- Meet The Team
- Transition to Adult Congenital Cardiac Services
- Coming in to Hospital
- Surgery and Managing Your Discomfort
- Cardiac Catheter
- Ablation Procedure
- Looking after your oral health
- Lifestyle and Exercise Advice
- Periods, contraception and pregnancy
- Your Views
- Confidentiality and Consent
Surgery and Managing Your Discomfort
Before you go for your operation you will have a series of investigations, including:
• Observations: Your blood pressure, pulse, respiration rate and temperature will be recorded. Also your height and weight.
• Echo: This is where your heart is scanned to provide information for the medical staff. This can take a bit of time, so chill out for a while.
• Chest X-Ray: Usually done in the x-ray department, to provide information about the size of your heart and the blood flow through the lungs.
• Blood Tests: OK, no one likes blood tests, but they are sometimes necessary. If you want, your nurse can put on some local anaesthetic cream to stop it hurting.
• ECG: This provides information on the electrical function of the heart.
Before you go to theatre
• Fasting: If you are going to have a general anaesthetic you will be “fasted” before you go. That means nothing to eat or drink. Your nurse will discuss times with you.
• Premed: Medication can be prescribed by the anaesthetist about an hour before you go, this can relax or even sedate you before you go.
Transfer to theatre
Someone from theatre will come with a trolley to collect you. Your nurse will come with you and stay with you until you are asleep. Our anaesthetists allow parents to stay with you until you are asleep.
After the operation is completed you will usually be taken to the intensive care unit. The unit is full of medical equipment and can appear a little overwhelming, but it is all essential to assist the nursing and medical staff to monitor your condition. Each patient in the unit has one nurse. That nurse is responsible for monitoring your condition. Also involved will be teams of surgical and medical personnel.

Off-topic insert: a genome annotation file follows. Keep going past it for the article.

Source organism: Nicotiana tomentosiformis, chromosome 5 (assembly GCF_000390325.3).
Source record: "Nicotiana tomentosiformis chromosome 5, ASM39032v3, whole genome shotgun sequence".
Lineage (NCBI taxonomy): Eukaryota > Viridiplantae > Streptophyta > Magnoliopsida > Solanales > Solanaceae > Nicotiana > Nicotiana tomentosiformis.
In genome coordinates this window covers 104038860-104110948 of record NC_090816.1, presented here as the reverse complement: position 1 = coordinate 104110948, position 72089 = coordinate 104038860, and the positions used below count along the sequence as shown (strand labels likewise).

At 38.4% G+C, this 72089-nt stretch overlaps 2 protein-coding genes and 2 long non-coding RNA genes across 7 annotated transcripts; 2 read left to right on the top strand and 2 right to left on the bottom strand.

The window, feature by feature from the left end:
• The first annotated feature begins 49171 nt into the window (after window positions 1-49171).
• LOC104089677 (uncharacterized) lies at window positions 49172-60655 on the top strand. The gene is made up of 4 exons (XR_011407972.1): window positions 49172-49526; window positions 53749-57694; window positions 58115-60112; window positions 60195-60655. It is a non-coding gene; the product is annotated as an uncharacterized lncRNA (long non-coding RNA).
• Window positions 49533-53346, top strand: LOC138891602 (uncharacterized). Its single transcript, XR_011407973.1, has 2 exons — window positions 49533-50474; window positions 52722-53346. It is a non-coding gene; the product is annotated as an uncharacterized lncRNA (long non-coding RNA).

Managing Your Discomfort
Our aim is to promote comfort at all times. To do this effectively we need your help and cooperation. Before surgery your nurse will explain the pain assessment tool.
We would hope that by working with us you do not experience pain above a level 2.
After you have had your operation you will feel quite drowsy. This is normal, not only have you had an anaesthetic, you will also be given a strong pain relieving medicine called Morphine which also can make you feel drowsy. This will be given through a drip straight into your vein (don’t worry you will not be able to feel this!)
You may return to the ward with this medication.
As you start to get better and can manage to take tablets the drip will be removed. This is when you really need to tell the nurses if you have any pain and at what level. They can then decide which tablets to give you and when.
We do not use injections, as pain relief so do not worry! Medicines can be either tablets or medicine.
Types of painkillers
- Morphine – A strong analgesic (this is a medical word meaning painkiller). Morphine can be given via a drip or as a tablet or medicine. You cannot get addicted to Morphine in the short time you need it after heart surgery!
- Diclofenac — Is another analgesic. It is a moderate painkiller and can only be given as tablets or medicine.
- Dihydrocodeine — Is a moderate analgesic that is usually given as a tablet.
- Paracetamol — Is a mild analgesic and is also helpful at bringing temperatures down. Often after surgery paracetamol works well when it is used as well as other medication.
You will need a combination of some of these medications after heart surgery. Even tough guys need pain relief after heart surgery!
One of the best ways to get better is to start moving as soon as possible so you don’t get stiff! The physiotherapist and nurses will help you. As you start to move around you will feel better and you will soon be off your bed wandering around. As you recover you may be allowed off the ward to visit the shop or go outside to use your mobile!
When you go home you will probably not need any painkillers apart from mild analgesia such as paracetamol. The nurses on the ward will explain more about any aspect of pain relief after surgery so don’t worry. Talking to the nurses will help you understand more and will definitely help you worry less!